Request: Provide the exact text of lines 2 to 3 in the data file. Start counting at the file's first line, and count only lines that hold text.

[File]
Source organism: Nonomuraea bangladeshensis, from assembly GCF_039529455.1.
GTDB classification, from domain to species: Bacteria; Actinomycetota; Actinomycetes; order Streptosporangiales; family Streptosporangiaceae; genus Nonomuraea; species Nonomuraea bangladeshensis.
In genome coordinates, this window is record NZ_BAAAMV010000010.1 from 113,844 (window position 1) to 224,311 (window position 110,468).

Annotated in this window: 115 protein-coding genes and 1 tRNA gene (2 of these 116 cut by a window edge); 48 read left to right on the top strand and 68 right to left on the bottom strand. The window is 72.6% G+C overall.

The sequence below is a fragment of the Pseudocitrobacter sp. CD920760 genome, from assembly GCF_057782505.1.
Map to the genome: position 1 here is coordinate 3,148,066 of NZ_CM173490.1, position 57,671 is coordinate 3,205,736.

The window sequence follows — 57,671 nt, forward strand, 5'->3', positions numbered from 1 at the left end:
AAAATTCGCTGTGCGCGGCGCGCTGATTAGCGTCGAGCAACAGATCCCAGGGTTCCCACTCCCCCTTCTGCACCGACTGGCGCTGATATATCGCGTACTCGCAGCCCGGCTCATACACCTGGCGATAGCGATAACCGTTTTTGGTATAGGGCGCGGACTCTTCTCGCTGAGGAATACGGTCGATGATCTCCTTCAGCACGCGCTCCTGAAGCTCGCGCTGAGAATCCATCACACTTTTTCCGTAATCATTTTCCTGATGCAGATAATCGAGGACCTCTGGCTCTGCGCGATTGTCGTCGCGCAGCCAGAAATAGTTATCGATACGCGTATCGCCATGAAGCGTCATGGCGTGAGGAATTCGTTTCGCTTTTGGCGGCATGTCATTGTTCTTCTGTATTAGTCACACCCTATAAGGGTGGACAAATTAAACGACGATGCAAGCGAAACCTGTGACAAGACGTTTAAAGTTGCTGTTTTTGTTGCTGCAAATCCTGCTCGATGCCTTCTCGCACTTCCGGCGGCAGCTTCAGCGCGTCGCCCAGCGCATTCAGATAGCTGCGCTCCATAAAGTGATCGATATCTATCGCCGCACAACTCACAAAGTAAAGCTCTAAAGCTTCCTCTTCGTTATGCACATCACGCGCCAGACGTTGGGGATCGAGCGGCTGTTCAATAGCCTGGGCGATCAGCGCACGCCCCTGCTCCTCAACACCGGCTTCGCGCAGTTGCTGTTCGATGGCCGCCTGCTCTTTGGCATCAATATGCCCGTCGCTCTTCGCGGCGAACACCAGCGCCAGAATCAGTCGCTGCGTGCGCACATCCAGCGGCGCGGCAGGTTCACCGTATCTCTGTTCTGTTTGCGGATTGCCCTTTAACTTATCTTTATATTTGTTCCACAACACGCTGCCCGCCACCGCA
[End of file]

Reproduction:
GTDB classification, from domain to species: Bacteria; Actinomycetota; Actinomycetes; order Streptosporangiales; family Streptosporangiaceae; genus Nonomuraea; species Nonomuraea bangladeshensis.
In genome coordinates, this window is record NZ_BAAAMV010000010.1 from 113,844 (window position 1) to 224,311 (window position 110,468).